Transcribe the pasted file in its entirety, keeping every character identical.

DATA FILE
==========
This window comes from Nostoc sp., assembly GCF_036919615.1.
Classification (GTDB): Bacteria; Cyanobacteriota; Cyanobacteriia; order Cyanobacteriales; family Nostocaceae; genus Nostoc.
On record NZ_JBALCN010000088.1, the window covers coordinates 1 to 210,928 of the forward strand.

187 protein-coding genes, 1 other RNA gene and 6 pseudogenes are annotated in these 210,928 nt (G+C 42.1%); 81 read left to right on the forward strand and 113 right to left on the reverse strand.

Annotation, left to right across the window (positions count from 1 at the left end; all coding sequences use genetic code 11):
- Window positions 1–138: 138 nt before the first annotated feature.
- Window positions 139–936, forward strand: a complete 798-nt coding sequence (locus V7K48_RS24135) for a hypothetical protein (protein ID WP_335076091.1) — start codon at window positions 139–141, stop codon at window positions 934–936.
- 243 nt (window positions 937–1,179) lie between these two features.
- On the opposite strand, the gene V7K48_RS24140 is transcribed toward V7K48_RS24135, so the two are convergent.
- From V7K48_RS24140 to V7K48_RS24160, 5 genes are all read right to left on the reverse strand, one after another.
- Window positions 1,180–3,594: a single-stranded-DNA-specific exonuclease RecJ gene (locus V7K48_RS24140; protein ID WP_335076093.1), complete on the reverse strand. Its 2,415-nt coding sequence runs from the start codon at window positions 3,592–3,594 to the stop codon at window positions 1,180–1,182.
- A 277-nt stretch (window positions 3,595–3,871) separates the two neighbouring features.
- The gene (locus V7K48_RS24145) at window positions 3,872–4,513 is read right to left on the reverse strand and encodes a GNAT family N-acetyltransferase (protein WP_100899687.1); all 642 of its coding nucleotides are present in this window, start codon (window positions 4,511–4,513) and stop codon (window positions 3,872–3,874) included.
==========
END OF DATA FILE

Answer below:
This window comes from Nostoc sp., assembly GCF_036919615.1.
Classification (GTDB): Bacteria; Cyanobacteriota; Cyanobacteriia; order Cyanobacteriales; family Nostocaceae; genus Nostoc.
On record NZ_JBALCN010000088.1, the window covers coordinates 1 to 210,928 of the forward strand.

187 protein-coding genes, 1 other RNA gene and 6 pseudogenes are annotated in these 210,928 nt (G+C 42.1%); 81 read left to right on the forward strand and 113 right to left on the reverse strand.

Annotation, left to right across the window (positions count from 1 at the left end; all coding sequences use genetic code 11):
- Window positions 1–138: 138 nt before the first annotated feature.
- Window positions 139–936, forward strand: a complete 798-nt coding sequence (locus V7K48_RS24135) for a hypothetical protein (protein ID WP_335076091.1) — start codon at window positions 139–141, stop codon at window positions 934–936.
- 243 nt (window positions 937–1,179) lie between these two features.
- On the opposite strand, the gene V7K48_RS24140 is transcribed toward V7K48_RS24135, so the two are convergent.
- From V7K48_RS24140 to V7K48_RS24160, 5 genes are all read right to left on the reverse strand, one after another.
- Window positions 1,180–3,594: a single-stranded-DNA-specific exonuclease RecJ gene (locus V7K48_RS24140; protein ID WP_335076093.1), complete on the reverse strand. Its 2,415-nt coding sequence runs from the start codon at window positions 3,592–3,594 to the stop codon at window positions 1,180–1,182.
- A 277-nt stretch (window positions 3,595–3,871) separates the two neighbouring features.
- The gene (locus V7K48_RS24145) at window positions 3,872–4,513 is read right to left on the reverse strand and encodes a GNAT family N-acetyltransferase (protein WP_100899687.1); all 642 of its coding nucleotides are present in this window, start codon (window positions 4,511–4,513) and stop codon (window positions 3,872–3,874) included.